An adaptation of F. Scott Fitzgerald’s Long Island-set novel, where Midwesterner Nick Carraway is lured into the lavish world of his neighbor, Jay Gatsby. Soon enough, however, Carraway will see through the cracks of Gatsby’s nouveau riche existence, where obsession, madness, and tragedy await.









Film information

Genre: ,
Starring: , , , , , , , , , , , , , , , , , , , , , , , , , , , , ,
Release date: May 10, 2013
MPAA rating: Rated PG-13 for some violent images, sexual content, smoking, partying and brief language
Official website:
Runtime: 143 min
Movie Reviews:
  • 88
    Chicago Sun-Times - by Richard Roeper
    Amidst all the fireworks and the cascading champagne and the insanely over-the-top parties, we’re reminded again and again that The Great Gatsby is about a man who spends half a decade constructing an elaborate monument to the woman of his dreams. more

  • 88
    New York Post - by Lou Lumenick
    Baz Luhrmann’s The Great Gatsby is the first must-see film of Hollywood’s summer season, if for no other reason than its jaw-dropping evocation of Roaring ’20s New York — in 3-D, no less. more

  • 83
    Charlotte Observer - by Lawrence Toppman
    Now comes director Baz Luhrmann, who’s incapable of taking anything literally, and what do we get? The “Gatsby” that, of three I’ve seen and two I’ve read about, seems most faithful to the spirit of Fitzgerald’s superbly sad book. His audacity pays off in a way that may not exactly reproduce the novel but continually illuminates it. more

  • 83
    Portland Oregonian - by Marc Mohan
    When the camera glides down a pier to settle for the first time on Gatsby's face, it's a movie-star moment of the sort we don't often get anymore, and there aren't many actors who could pull off Gatsby's mixture of confident charisma and pathetic vulnerability. more

  • 83
    Tampa Bay Times - by Steve Persall
    As a purely sensory experience at the movies you're hard-pressed to find anything more dazzling than the first 90 minutes of The Great Gatsby, when Luhrmann's riotous amusements make anything possible. more

  • 75
    San Francisco Chronicle - by Mick LaSalle
    The good news about Baz Luhrmann's adaptation of the Fitzgerald masterpiece is that he doesn't use the novel as a mere pretext for his own visual invention, but genuinely tries to capture the Fitzgeraldian spirit, and for the most part, despite some vulgar lapses, he succeeds. ...

  • 75
    Movie Nation - by Roger Moore
    This movie hangs utterly on performance, and DiCaprio’s Gatsby is mesmerizing. more

  • 70
    Slate - by Dana Stevens
    It is, as I suspected, a gargantuan hunk of over-art-directed kitsch, but it makes for a grandiose, colorful, pleasure-drenched night at the movies. more

  • 70
    Time - by Richard Corliss
    The actors emote up a summer storm. Maguire’s otherworldly coolness suits the observer drawn into a story he might prefer only to watch. DiCaprio is persuasive as the little boy lost impersonating a tough guy, and Mulligan finds ways to express Daisy’s magnetism and weakness. more

  • 70
    New York Magazine (Vulture) - by David Edelstein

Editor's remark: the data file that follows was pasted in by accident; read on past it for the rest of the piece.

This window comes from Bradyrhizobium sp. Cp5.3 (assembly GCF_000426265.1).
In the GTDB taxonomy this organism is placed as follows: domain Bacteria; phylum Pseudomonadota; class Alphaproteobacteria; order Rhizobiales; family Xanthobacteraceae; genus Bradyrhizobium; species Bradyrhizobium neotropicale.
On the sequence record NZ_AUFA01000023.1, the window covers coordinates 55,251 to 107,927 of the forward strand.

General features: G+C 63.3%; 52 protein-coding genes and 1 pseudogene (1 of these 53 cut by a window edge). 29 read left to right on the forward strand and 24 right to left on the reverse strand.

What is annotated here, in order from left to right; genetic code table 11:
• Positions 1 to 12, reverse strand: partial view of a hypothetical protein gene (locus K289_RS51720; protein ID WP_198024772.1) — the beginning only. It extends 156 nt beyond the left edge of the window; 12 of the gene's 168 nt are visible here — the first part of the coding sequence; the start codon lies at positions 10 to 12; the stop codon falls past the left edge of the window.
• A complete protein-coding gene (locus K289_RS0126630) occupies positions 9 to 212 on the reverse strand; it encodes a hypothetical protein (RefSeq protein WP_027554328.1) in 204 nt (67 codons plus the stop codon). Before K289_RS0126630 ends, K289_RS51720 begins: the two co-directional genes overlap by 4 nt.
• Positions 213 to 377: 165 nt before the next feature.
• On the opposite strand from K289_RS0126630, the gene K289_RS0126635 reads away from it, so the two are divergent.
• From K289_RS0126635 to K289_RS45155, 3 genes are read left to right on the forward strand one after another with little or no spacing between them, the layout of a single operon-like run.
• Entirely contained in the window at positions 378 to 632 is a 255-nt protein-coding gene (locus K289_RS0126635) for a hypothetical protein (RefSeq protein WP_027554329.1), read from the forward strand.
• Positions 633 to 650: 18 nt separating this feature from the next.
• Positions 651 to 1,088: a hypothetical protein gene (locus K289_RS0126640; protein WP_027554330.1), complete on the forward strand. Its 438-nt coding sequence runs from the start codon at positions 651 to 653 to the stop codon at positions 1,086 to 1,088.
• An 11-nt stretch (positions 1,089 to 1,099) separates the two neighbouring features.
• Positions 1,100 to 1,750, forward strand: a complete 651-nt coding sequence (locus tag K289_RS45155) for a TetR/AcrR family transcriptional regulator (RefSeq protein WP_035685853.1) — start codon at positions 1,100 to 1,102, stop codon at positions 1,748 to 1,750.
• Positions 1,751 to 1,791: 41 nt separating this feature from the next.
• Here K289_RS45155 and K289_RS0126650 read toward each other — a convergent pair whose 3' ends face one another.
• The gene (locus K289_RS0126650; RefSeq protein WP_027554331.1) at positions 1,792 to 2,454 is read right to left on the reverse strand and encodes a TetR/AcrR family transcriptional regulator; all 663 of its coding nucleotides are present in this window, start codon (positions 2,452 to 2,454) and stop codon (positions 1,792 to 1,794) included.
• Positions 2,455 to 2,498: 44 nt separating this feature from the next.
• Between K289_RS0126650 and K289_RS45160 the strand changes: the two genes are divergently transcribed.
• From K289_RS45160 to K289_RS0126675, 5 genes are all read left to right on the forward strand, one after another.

You can find fault with virtually every scene in Luhrmann’s The Great Gatsby — and yet in spite of all the wrong notes, Fitzgerald (and the excess he was writing about and living) comes through. The Deco extravagance of the big party scenes is enthralling. Luhrmann throws money at the screen in a way that is positively Gatsby-like, walloping you intentionally and un- with the theme of prodigal waste. more

  • 70
    The New York Times - by A.O. Scott
    Less a conventional movie adaptation than a splashy, trashy opera, a wayward, lavishly theatrical celebration of the emotional and material extravagance that Fitzgerald surveyed with fascinated ambivalence. ...

  • 70
    Village Voice - by Stephanie Zacharek
    It's an expressionist work, a story reinvented to the point of total self-invention, polished to a handsome sheen and possessing no class or taste beyond the kind you can buy. And those are the reasons to love it. more

  • 70
    The Hollywood Reporter - by Todd McCarthy
    No matter how frenzied and elaborate and sometimes distracting his technique may be, Luhrmann's personal connection and commitment to the material remains palpable, which makes for a film that, most of the time, feels vibrantly alive while remaining quite faithful to the spirit, if not the letter or the tone, of its source. more

  • 67
    Entertainment Weekly - by Chris Nashawaty
    It's a dazzling time capsule of a shimmering era and a devastating look into the dark side of the American dream. Too bad Luhrmann, the caffeinated conductor, doesn't trust that story enough. He'd rather blast your retinas into sugar-shock submission. Uncle, old sport! Uncle! more

  • 63
    Boston Globe - by Ty Burr
    It has in Leonardo DiCaprio — magnificent is the only word to describe this performance — the best movie Gatsby by far, superhuman in his charm and connections, the host of revels beyond imagining, and at his heart an insecure fraud whose hopes are pinned to a woman. more

  • 63
    Slant Magazine - by Richard Larson
    This is a film which takes classic source material and imbues it on screen with a sense of wonder commensurate to its prior form, perhaps offering an even more visceral impression of the possibilities inherent to this beautiful, tragic world. more

  • 60
    Variety - by Scott Foundas